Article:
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Nothin’ could be finer….than Whiteys Diner



The stories I’ve been posting by Erin Craig and her husband Sam as they travel Vietnam and Cambodia make me yearn for my days on the road. Here’s a story from my 2014 tour as I pedaled from Nova Scotia to Wisconsin.

Fremont, OH – You can always tell the popular hometown restaurant by the number of cars parked outside. In Fremont, Ohio, Whiteys Diner was the place.

Full chair rail at the counter also was a good sign. “Sit anywhere you want, Hun,” waitress Cheryl said.

“Cheryl, I’d be mad at you if somebody pulled me off my chair and onto the floor,” said Charlie, one of the regulars.

“Correction,” yelled Cheryl. “Sit anywhere but Charlie’s seat.”

I got a stool at the counter in front of the humming glass refrigerator that was full of plates of raw red meatballs, a mountain of strips of bacon and bricks of yellow butter.

“A customer gave us that,” said Billy, the cook, handing me a box of Obama Waffles.

Billy worked the grill that spit hot butter and grease in spots not covered with eggs over easy or hash browns. His father, Mark, owned the business for the past 33 years.

“I’ve been coming here since I was 4 years old,” said Charlie. “I remember when this place used to be open 24 hours a day, seven days a week. I really liked that.”

“You better be careful Charlie,” said Cheryl, racing by with three waters and a coffee pot.

“I’d be eating dinner here if they were open,” said Charlie. “It’s not the cookin’ I mind so much, it’s the cleaning up.”

Burnin’ Billy, as someone called him, is cooking up a storm on the grill as Charlie talks about his service during WWII.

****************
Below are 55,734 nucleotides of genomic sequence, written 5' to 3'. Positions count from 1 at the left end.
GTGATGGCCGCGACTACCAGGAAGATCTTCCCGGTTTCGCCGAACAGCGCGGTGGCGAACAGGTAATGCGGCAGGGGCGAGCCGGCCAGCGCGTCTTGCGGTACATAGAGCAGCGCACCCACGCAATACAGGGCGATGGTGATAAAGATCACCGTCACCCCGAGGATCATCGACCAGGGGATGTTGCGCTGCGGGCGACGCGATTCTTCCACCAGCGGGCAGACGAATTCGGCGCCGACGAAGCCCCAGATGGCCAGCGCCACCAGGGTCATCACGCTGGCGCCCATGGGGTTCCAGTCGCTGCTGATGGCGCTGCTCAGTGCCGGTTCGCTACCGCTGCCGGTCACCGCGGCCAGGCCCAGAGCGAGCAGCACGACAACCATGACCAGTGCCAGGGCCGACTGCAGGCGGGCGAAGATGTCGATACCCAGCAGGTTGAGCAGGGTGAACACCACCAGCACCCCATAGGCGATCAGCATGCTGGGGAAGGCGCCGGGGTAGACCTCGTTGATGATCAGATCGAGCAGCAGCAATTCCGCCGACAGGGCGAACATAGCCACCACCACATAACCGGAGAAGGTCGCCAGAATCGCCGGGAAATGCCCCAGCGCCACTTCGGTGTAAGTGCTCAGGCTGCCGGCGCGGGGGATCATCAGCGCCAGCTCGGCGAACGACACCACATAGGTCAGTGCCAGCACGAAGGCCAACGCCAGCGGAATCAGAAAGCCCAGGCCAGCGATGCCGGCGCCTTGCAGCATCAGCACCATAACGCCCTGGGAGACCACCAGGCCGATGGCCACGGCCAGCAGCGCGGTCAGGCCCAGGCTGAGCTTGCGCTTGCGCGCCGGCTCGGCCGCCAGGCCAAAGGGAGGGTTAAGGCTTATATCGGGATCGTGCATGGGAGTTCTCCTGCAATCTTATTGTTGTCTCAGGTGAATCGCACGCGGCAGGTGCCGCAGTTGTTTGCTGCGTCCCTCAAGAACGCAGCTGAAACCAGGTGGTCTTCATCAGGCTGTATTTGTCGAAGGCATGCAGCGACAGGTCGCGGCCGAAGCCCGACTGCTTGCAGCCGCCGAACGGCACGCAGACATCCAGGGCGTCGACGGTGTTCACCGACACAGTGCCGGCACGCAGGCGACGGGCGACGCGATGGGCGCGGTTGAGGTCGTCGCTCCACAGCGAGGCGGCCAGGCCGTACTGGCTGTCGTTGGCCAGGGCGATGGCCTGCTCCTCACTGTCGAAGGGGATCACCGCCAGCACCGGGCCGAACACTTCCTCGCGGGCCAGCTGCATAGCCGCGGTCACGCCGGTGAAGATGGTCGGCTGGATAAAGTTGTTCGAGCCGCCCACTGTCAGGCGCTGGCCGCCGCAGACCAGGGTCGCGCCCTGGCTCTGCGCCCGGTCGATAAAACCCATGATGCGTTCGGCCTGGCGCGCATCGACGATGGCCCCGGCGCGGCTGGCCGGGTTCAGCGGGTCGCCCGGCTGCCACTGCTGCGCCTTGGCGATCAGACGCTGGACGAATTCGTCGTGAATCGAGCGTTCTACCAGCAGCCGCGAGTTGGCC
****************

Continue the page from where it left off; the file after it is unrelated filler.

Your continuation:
“I was 19 years, okay, and thought I volunteered – until three guys came and hauled me away.”

Charlie was a gunner in the Army. Stationed in Germany, he said he was captured and spent eight months in a German prison camp

“Lost 100 pounds,” he said. “We were supposed to get a weekly package from the Red Cross with meat. We were lucky if we got one a month.”

Charlie said the Germans were cold and hungry, too. Eventually rescued by the Russians, Charlie went with the rest of his unit to Camp Lucky Strike and eventually returned home before his 20th birthday.

More customers come into the diner. Everybody is greeted by name. The place is warm with body heat.

Conversation is about LeBron James returning to the Cavaliers. The consensus at the diner is… it’ll be good for the team and the city

As I scoot out to give someone else a chance at breakfast, I glance at the sign above the grill….. ‘Nothin’ could be finer than to be at Whiteys Diner in the morning.’


Got my Ohio plate….

Got my Ohio plate from Norcross Automotive in Sandusky, Ohio. There was a dude there, let’s call him Tyrell.  He was waiting for his car.

“Where you bike from,” he said. I told him Halifax, Nova Scotia.

“Where’s that,” he asked. “Canada,” I said politely.

Tyrell had what looked like a black pantyhose tight on the top of his head. He had black sweatpants and was sweating through his white t-shirt. He was nice enough… But inquisitive.

“How old are you?” I said I was 50 and he let’s go with “Girl, I’m 54 and I don’t even take my bike round the corner. You crazy,” he said, smiling.

Then he reached out his hand to wish me good luck and he did this three-grip shake with an explosion at the end. I obviously got it wrong. He said, “That’s alright,” and just laughed.

I reached in my back pocket to give him a business card to follow along. The cards are in a plastic Baggie and all of a sudden he step back and says, “I don’t want no weed.”

I’m going to move along now.


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